I searched for a box of raisins that I usually have stashed at the bottom of my bag, but found nothing. I said, sorry, I don't have anything to give you. My personal rule is to give only food to children, never money. They gestured harder, waved at Stella, smiled, waved, money, money, please, miss, food, money.

 

Stella turned to me and said, "Dese are mine fwiends."  

 

I nodded, and told her "That's right," because I still haven't figured out the right words for this type of moment. I still haven't figured out how to tell her that these kids maybe don't have a mummy and a papi, a home, toys, dinner. These kids are just like you, kind and good and worthy, but they want your money. 

 

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I got a text from my ojek driver today asking for help. On Sunday while we were splashing in the pool, he wrecked his motorcycle. A car made a careless turn and swerved into him, throwing him into the air, before speeding away. His phone and his bike were both broken, both his lifelines to income. His shoulder was injured and he hadn't been to the doctor yet.

 

People like my ojek driver, people who are good and kind humans, well they can be ruined in an instant. You can tell them, you should have saved money, you should have a safety net. But the truth is they don't have access to fat ofshore bonds, QROPS pensions, or international health care, let alone bank accounts or a simple doctor's visit. People like my ojek driver and his family might eat everything they earn in a day. 

 

The driver asked me to borrow some money, just a little over twice the amount my daughter was given as a gift for Chinese New Year. I felt uncomfortable and uncertain about this transaction, because I'm not accustomed to people I don't know very well asking to borrow money, because I feel guilty about how much I have, and how little he does, because I didn't want a loan to stomp on our relationship, because I resented him asking, because I knew I should give. 

 

I felt uncomfortable also because I don't know how to talk about money. I don't know how to explain to my child why a 17 year-old gets a birthday party that could feed an entire village and another and another while the man who drives me to the gym can't afford to pay a doctor to examine his shoulder. I don't know how to tell her what the right thing to do is. I don't know what the right thing to do is. An act like this won't bring someone out of poverty. It won't solve his problems. But maybe it will show him that we're kind?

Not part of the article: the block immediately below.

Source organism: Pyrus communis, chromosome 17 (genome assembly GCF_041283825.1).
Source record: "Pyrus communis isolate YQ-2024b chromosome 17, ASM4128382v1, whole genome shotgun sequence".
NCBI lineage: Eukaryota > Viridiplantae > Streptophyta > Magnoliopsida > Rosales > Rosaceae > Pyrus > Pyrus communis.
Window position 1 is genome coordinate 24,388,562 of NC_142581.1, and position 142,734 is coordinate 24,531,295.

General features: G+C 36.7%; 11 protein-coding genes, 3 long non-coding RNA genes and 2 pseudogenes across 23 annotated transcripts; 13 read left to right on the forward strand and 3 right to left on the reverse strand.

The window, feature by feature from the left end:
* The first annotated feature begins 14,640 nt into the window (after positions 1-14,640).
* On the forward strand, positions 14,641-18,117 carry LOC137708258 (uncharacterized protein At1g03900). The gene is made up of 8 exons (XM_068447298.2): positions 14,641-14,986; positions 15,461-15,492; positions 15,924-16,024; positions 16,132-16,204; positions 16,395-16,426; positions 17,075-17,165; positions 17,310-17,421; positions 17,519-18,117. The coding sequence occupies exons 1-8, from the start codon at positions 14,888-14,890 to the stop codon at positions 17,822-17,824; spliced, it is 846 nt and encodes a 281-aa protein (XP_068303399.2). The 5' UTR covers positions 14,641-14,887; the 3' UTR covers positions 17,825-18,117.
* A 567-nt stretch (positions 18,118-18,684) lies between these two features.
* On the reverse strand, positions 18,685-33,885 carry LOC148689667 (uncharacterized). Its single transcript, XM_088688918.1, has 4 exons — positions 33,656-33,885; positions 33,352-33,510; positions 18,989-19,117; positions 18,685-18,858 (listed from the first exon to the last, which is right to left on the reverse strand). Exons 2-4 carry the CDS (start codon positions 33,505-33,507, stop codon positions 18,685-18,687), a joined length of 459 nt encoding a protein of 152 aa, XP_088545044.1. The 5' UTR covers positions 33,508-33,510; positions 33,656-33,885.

The only thing I could do was take my girl with me when I went to bring him the money. One crisp red bill changed hands. He tickled my girl's cheek, then looked me in the eyes and said thank you. The next few rides will be free. 

 

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Disclaimer: This is a sponsored post, but all content, opinions, and allegations are mine, and mine alone. Thank you to the kind people at WhichOffshore.com for sponsoring this post and allowing me to make a small income at home. I'm lucky, and I'm beyond thankful. 

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Friday
Dec282012

Merry Tropical Christmas

Oh, Christmas. What can I say about you that hasn't been said before. 

Not much, probably. 

So maybe I'll just show you some pictures.

Lame. Lazy blogger cop out.

Okay, a charming preamble first, perhaps? Fine.

And we're off.

Christmas this year was wonderful, but with a touch of melancholy. My whole family was back in my home town for Christmas. Like everyone. All of them. This is something that NEVER happens any more.

As is tradition, they all gathered at my Auntie's farm house, just like like so many Christmases past. There was a 32 pound turkey, (if you're metric, that's basically gigantic), tractor sleigh rides of questionable safety, a house full of children, and three very empty (figurative) seats.

I really wanted to be back there, feeling the shock of cold in my lungs, and the warmth of family around the huge farmhouse table.

But I also wanted to be here, in my new home, with my husband.

So.

Expat dichotomy.

The only solution to this situation? Do the hell out of Christmas.

See. Doing the hell out of Christmas. I mean, COME ON!, I even made my own crackers. To balance my (imagined) domestic goddessness, please note that there are toddler finger holes in the pie, and none of my glassware matched. That's Real life.

I decided to host Christmas Eve dinner. I have never hosted Christmas dinner. Nor cooked a turkey. (Thank goodness for Mr. Chef.) The last time I was home for Christmas at my Aunt's farmhouse, I was seated at the children's table. This time I was the host. Believe me, the irony was not lost.

I filled our little apartment with lovely new friends, and little babies (which thrilled Stella to no end). We watched a children's choir sing Christmas carols in the hotel lobby (Stella danced her little heart out). We ate our faces off. And the kids tore around the house until they all passed out somewhere around 11 pm.